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Sustainable Sound (Part 1)

Sustainable Sound (Part 1)

Some “notes” on endurance through core stability

    The more I listen to choirs perform from within and from an audience perspective, the more I realize that endurance is an underrated quality as a choral singer: from the world’s longest fermata at every cadence to the challenges of standing and singing through a two and a half hour performance of Handel’s Messiah. What does it take to be a “good” chorister and outlast these kinds of challenges?
I want to explore how understanding the anatomy of your instrument can help you sustain your sound effectively.

          At the note level, sustaining is achieved by controlled expiration. Contrary to popular belief this is not a direct result of sole focus on contraction or control of the diaphragm, so thinking about using your diaphragm in this instance likely isn’t going to do you much good (not to say your diaphragm isn’t important, just as more of a passive player).

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          There are actually two components that contribute to a singer’s ability to hold a note for a long duration: core stability and support of the breath (which will be spoken to in part 2). The core stability is provided by postural muscles running along the length of the spinal column (from base of skull to “tail bone” or coccyx) and the rectus abdominis (or six-pack muscle). We spoke about the importance of this core stability when we discussed squatting earlier.

          An interesting thing you can try to keep a note going that extra little bit, is to straighten out the spine and raise the chest slightly as you feel you are running out of air. Why does this work? Because when we exhale, our ribcage compresses and the natural state of our lungs is deflated, so we have a lot of compressive forces working against us just wanting to get that air out. But, if you straighten out and up, you elevate your ribcage and stabilize the release of the air by a process called checking.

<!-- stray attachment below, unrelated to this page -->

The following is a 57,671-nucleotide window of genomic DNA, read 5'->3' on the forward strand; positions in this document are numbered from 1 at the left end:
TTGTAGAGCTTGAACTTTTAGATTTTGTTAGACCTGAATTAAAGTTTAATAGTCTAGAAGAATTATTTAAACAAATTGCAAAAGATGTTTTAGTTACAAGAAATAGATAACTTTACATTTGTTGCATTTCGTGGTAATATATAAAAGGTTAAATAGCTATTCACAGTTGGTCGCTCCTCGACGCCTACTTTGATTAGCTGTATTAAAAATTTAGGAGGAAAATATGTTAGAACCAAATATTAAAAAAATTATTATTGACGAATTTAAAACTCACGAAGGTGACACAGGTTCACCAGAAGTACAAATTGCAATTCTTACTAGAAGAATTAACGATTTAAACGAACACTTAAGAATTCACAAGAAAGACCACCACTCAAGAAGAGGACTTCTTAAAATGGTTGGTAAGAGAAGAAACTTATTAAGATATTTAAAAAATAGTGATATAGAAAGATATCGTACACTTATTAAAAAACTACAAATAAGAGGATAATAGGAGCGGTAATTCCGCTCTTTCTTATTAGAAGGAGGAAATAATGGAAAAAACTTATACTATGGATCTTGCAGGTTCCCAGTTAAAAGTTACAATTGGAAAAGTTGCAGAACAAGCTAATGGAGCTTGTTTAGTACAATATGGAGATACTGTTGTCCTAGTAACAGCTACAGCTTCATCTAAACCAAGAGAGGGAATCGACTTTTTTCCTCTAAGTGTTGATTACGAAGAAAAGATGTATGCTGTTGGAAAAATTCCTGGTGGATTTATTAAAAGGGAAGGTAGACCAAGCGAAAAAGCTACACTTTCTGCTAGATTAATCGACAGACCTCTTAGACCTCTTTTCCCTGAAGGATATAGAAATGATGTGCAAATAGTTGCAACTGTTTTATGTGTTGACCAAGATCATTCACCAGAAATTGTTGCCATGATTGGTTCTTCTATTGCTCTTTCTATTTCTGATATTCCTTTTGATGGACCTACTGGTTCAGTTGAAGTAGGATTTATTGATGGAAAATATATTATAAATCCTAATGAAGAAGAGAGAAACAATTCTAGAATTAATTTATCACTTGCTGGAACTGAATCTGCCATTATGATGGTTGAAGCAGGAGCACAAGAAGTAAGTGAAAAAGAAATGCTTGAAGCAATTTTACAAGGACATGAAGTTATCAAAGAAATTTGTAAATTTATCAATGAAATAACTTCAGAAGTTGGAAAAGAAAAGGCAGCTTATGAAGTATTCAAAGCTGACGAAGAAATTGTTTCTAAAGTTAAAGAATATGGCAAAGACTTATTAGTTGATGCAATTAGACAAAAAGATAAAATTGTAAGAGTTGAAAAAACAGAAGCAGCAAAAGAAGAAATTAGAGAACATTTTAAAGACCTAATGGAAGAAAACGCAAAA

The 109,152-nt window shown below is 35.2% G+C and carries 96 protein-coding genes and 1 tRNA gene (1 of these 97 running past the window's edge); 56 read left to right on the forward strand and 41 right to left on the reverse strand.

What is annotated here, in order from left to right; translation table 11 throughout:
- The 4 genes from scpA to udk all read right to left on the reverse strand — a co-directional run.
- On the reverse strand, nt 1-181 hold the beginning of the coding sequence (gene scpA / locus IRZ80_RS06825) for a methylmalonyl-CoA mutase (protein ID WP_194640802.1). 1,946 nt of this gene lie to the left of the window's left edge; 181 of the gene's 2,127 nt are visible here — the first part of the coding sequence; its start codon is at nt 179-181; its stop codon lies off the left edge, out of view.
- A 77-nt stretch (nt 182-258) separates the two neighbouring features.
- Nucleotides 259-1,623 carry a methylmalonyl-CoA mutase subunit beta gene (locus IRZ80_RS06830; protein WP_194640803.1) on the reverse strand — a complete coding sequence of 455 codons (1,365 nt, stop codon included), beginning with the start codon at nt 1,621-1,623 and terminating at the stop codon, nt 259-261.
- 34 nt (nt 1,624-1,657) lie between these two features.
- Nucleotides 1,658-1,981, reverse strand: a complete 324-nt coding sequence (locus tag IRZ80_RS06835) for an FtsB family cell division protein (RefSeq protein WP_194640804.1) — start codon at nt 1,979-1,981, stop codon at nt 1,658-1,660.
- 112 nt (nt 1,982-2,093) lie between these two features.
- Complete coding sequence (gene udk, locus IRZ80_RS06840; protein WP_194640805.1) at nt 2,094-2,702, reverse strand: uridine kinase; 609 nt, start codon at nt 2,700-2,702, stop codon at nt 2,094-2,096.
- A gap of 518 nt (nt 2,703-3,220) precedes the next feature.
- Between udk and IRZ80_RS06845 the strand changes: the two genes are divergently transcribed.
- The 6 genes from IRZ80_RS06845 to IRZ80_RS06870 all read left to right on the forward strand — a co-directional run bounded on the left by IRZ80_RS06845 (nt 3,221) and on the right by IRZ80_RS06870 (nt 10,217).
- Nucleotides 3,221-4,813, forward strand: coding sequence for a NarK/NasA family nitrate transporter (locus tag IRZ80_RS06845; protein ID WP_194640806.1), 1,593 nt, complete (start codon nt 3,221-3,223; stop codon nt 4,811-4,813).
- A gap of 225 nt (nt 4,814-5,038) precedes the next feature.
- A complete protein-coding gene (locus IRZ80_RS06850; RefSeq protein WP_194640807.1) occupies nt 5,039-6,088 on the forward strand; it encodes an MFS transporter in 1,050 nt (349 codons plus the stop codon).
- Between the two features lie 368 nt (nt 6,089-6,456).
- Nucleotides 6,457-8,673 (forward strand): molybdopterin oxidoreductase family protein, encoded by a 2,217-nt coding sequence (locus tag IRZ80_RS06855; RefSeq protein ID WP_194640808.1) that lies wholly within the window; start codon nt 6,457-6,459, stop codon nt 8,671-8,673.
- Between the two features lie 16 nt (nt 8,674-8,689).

Our bodies do this naturally in a smaller scale to avoid total collapse of our lungs from all the compressive forces. All that checking really is, is using the muscles of inspiration (that cause expansion to allow a breath in) to counteract the muscles of expiration (that cause compression). We can cheat the system by actively checking the compressive forces and allowing a slower more controlled release of air.

fermata

Try This: Standing up, take a deep breath in and breathe out forcefully on a “shh” sound ([∫] for those who know their IPA). Take note of how your ribcage naturally compresses and lowers, and your shoulders and upper spine probably compresses slightly as well. Let this happen and when you feel as though you are running out of air, raise your ribcage. A little extra air becomes available. Now when that surplus has expired, think of straightening your back as if it is being pulled up from the base of the skull by a hook. More air!

          As singer’s we often try and combat these compressive forces by actively staying tall, but even if we are trying to maintain posture, the compressive forces tend to win. So thinking up and out with your posture can cause the slightest difference and result in you finally making it to the end of that challenging phrase!

fermata1

A little bonus: This theory can be used in reverse! Sitting down with your spine slightly slouched and elbows on a flat surface take as much of a deep breath in as you can. Hold it. Now, sit up and drop your hands to your sides: take more breath in. Hold it. Now, think of elongating your spine from its base to your skull: take more breath in. This is a little exercise that has many variations, that shows the importance of posture on getting the most out (or I guess…in) of each breath you take.

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